David Dayen has flagged a bit of analysis which says that the Treasury Department has such a large investment in Fannie and Freddie, they could compel the GSEs to do principal reduction if they wanted to. Dayen quotes Ralph Axel of Bank of America:
The FHFA’s decision also underscores the fact that the GSEs are not government agencies; they are private companies that have been temporarily taken over by their federal regulator whose specific mandate is to conserve their assets and continue their activities. As private companies, the GSE will likely respond to economic incentives. The Treasury’s power to modify the terms of the US$19bn dollar annual dividend that Fannie and Freddie (combined) owe to the Treasury is a tool of tremendous strength that could provide one such incentive.
The Treasury has the power to lower the dividend or tie it to incentives. It can tie the dividend to principal reductions or to easier underwriting standards or reduced putback activity to stimulate refinancings and new loans. The US$19bn dwarfs the US$3.6bn savings that the FHFA found from principal forgiveness. This is not housing finance reform, but it is a way to create effective temporary stimulus without raising additional federal debt while simultaneously moving toward larger structural changes.
David goes on to note:
And the fact that they are not making these conditions tells you a lot about whether or not the objections at Treasury to DeMarco’s decisions represent something real or something convenient for the election period. Geithner may be pinning the blame for the continued problems with underwater borrowers on DeMarco to deflect criticism away from the Administration. But he’s unwilling to do anything about it. And that tells the tale.
I don’t know anyone on the left who disagrees with the idea that Fannie and Freddie should be doing widescale principal reduction. But the idea that Ed DeMarco is a master villain beyond the prolonged foreclosure crisis and the lack of principal reductions just isn’t true. There have been numerous opportunities for the Obama administration to enact principal reduction which they have repeatedly elected to not take. Likewise there are outstanding ways for them to do these policies, but again they choose not to.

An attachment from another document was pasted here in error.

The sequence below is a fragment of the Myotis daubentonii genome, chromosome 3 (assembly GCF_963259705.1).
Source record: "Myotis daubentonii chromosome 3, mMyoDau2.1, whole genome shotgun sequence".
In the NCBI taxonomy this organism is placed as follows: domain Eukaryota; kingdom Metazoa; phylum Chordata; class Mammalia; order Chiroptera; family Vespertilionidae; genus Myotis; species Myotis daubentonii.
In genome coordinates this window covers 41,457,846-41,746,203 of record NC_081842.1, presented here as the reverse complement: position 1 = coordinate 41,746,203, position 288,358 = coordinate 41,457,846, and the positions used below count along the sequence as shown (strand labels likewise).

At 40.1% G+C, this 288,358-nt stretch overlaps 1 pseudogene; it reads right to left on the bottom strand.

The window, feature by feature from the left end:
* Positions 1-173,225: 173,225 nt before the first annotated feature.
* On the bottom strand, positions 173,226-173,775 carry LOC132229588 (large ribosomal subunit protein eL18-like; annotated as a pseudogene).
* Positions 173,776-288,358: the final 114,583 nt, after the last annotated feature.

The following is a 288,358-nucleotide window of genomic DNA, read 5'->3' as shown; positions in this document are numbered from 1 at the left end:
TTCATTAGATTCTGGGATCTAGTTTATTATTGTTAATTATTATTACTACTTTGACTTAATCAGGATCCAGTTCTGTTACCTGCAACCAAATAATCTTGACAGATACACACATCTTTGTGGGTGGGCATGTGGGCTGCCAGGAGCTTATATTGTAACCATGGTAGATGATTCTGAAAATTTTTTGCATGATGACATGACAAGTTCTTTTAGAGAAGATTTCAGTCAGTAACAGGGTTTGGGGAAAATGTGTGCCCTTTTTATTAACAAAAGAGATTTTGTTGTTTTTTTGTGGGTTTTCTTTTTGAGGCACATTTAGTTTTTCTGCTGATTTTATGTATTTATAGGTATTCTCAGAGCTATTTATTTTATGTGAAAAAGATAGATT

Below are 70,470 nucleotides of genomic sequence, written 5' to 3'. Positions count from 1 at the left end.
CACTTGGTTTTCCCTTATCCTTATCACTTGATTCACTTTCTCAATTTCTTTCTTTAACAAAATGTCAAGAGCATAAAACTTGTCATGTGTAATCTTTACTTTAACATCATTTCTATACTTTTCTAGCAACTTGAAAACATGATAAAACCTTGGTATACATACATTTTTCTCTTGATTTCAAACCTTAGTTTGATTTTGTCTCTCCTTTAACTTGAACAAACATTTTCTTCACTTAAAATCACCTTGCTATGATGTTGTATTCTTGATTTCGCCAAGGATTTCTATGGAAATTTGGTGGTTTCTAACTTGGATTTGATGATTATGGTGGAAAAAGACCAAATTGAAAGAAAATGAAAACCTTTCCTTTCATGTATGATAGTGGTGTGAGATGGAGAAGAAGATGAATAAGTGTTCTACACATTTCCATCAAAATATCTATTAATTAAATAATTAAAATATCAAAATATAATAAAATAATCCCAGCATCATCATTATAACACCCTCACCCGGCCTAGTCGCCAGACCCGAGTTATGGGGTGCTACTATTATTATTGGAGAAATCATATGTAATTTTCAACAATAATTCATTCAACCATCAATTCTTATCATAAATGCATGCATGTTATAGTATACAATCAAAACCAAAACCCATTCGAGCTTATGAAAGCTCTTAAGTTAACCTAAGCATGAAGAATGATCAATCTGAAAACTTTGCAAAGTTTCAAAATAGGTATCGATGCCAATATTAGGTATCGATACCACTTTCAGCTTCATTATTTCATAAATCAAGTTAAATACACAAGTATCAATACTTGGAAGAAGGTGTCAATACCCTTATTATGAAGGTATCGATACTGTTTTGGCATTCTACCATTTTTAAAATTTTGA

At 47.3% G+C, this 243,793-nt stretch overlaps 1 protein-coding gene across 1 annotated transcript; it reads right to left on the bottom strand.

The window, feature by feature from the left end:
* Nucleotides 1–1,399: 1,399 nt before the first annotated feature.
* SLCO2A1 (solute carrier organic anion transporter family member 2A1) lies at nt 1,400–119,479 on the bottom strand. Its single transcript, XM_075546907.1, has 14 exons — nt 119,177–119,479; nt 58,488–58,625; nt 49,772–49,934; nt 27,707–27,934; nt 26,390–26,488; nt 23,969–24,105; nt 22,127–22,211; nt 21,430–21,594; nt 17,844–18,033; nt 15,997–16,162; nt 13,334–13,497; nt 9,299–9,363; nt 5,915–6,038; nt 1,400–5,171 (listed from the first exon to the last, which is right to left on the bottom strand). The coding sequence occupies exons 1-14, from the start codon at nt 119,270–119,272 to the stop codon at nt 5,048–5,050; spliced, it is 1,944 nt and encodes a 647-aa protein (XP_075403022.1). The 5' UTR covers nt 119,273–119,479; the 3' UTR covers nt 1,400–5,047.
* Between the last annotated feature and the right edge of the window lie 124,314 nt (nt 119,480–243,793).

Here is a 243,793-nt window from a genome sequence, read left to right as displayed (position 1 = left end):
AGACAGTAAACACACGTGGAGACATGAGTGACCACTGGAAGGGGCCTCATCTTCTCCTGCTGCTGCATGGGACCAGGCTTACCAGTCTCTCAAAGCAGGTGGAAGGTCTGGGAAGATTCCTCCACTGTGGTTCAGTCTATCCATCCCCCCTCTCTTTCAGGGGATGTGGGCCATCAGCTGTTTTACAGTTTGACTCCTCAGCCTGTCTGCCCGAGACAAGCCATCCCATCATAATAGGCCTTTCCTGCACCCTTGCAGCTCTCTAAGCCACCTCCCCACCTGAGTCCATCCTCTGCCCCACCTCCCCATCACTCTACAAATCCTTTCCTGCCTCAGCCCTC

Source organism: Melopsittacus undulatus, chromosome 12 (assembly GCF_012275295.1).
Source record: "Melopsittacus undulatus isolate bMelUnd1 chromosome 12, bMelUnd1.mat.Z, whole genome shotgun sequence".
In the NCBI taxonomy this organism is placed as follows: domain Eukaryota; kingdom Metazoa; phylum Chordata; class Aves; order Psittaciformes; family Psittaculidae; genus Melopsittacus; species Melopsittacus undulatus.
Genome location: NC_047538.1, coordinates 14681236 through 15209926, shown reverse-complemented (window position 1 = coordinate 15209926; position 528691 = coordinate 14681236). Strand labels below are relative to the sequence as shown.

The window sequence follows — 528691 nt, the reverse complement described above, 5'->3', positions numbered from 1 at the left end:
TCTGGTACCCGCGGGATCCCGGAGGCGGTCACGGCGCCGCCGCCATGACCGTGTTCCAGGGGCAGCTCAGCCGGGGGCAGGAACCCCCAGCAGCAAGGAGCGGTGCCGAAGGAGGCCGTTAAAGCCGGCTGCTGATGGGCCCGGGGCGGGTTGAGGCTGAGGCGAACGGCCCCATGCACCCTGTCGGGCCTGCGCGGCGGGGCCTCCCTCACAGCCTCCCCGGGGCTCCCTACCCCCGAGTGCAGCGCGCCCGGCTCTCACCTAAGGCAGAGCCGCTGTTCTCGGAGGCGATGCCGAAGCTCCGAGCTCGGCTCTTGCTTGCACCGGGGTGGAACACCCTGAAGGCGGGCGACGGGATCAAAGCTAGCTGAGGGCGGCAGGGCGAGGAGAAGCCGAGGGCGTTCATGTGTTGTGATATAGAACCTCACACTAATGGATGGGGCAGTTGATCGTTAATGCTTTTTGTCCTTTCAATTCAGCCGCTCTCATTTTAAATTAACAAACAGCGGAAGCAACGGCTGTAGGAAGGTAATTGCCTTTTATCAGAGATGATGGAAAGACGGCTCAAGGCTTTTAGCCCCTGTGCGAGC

This isn’t to say that DeMarco is wrong and the country wouldn’t be better off with someone who supported helping homeowners at the head of FHFA. But the same could be said of having a Treasury Secretary who did this, or a head of HUD or the SEC or the DOJ who thought banks should be prosecuted for foreclosure fraud, instead of coddled and protected. Fire DeMarco? Sure, but let’s make sure Geithner and company are moved out with him.
…Adding, in another post about the SEC and DOJ choosing not to prosecute Goldman Sachs, Dayen notes:
Incidentally, there is one bit of exposure left for Goldman on this particular batch of Fremont loans. One federal entity has sued Goldman and other banks for misrepresenting mortgage-backed securities. That would be the Federal Housing Finance Agency. That Ed DeMarco is such a scoundrel.